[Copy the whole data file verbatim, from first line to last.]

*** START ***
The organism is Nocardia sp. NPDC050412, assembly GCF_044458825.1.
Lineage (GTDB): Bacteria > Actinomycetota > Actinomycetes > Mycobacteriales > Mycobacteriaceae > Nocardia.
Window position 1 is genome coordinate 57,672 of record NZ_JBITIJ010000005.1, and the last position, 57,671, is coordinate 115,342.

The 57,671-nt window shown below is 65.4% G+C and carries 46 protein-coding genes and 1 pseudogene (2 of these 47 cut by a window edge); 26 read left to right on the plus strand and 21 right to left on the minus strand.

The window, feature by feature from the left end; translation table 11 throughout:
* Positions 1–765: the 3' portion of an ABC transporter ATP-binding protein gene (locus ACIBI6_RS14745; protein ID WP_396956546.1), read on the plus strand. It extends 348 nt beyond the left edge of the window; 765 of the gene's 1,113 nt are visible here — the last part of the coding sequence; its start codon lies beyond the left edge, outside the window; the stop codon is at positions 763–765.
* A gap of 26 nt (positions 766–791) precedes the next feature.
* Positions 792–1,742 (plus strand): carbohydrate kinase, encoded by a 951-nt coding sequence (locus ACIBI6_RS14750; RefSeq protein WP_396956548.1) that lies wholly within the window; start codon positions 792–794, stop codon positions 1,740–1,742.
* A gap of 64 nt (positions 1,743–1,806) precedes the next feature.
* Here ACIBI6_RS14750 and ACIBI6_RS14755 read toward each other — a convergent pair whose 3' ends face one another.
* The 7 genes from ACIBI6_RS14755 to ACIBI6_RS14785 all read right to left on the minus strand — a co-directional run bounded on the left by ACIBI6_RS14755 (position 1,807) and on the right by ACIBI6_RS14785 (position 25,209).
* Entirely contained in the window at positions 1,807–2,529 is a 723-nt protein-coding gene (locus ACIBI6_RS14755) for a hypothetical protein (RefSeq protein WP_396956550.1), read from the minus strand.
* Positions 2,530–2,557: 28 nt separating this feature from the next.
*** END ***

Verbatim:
The organism is Nocardia sp. NPDC050412, assembly GCF_044458825.1.
Lineage (GTDB): Bacteria > Actinomycetota > Actinomycetes > Mycobacteriales > Mycobacteriaceae > Nocardia.
Window position 1 is genome coordinate 57,672 of record NZ_JBITIJ010000005.1, and the last position, 57,671, is coordinate 115,342.

The 57,671-nt window shown below is 65.4% G+C and carries 46 protein-coding genes and 1 pseudogene (2 of these 47 cut by a window edge); 26 read left to right on the plus strand and 21 right to left on the minus strand.

The window, feature by feature from the left end; translation table 11 throughout:
* Positions 1–765: the 3' portion of an ABC transporter ATP-binding protein gene (locus ACIBI6_RS14745; protein ID WP_396956546.1), read on the plus strand. It extends 348 nt beyond the left edge of the window; 765 of the gene's 1,113 nt are visible here — the last part of the coding sequence; its start codon lies beyond the left edge, outside the window; the stop codon is at positions 763–765.
* A gap of 26 nt (positions 766–791) precedes the next feature.
* Positions 792–1,742 (plus strand): carbohydrate kinase, encoded by a 951-nt coding sequence (locus ACIBI6_RS14750; RefSeq protein WP_396956548.1) that lies wholly within the window; start codon positions 792–794, stop codon positions 1,740–1,742.
* A gap of 64 nt (positions 1,743–1,806) precedes the next feature.
* Here ACIBI6_RS14750 and ACIBI6_RS14755 read toward each other — a convergent pair whose 3' ends face one another.
* The 7 genes from ACIBI6_RS14755 to ACIBI6_RS14785 all read right to left on the minus strand — a co-directional run bounded on the left by ACIBI6_RS14755 (position 1,807) and on the right by ACIBI6_RS14785 (position 25,209).
* Entirely contained in the window at positions 1,807–2,529 is a 723-nt protein-coding gene (locus ACIBI6_RS14755) for a hypothetical protein (RefSeq protein WP_396956550.1), read from the minus strand.
* Positions 2,530–2,557: 28 nt separating this feature from the next.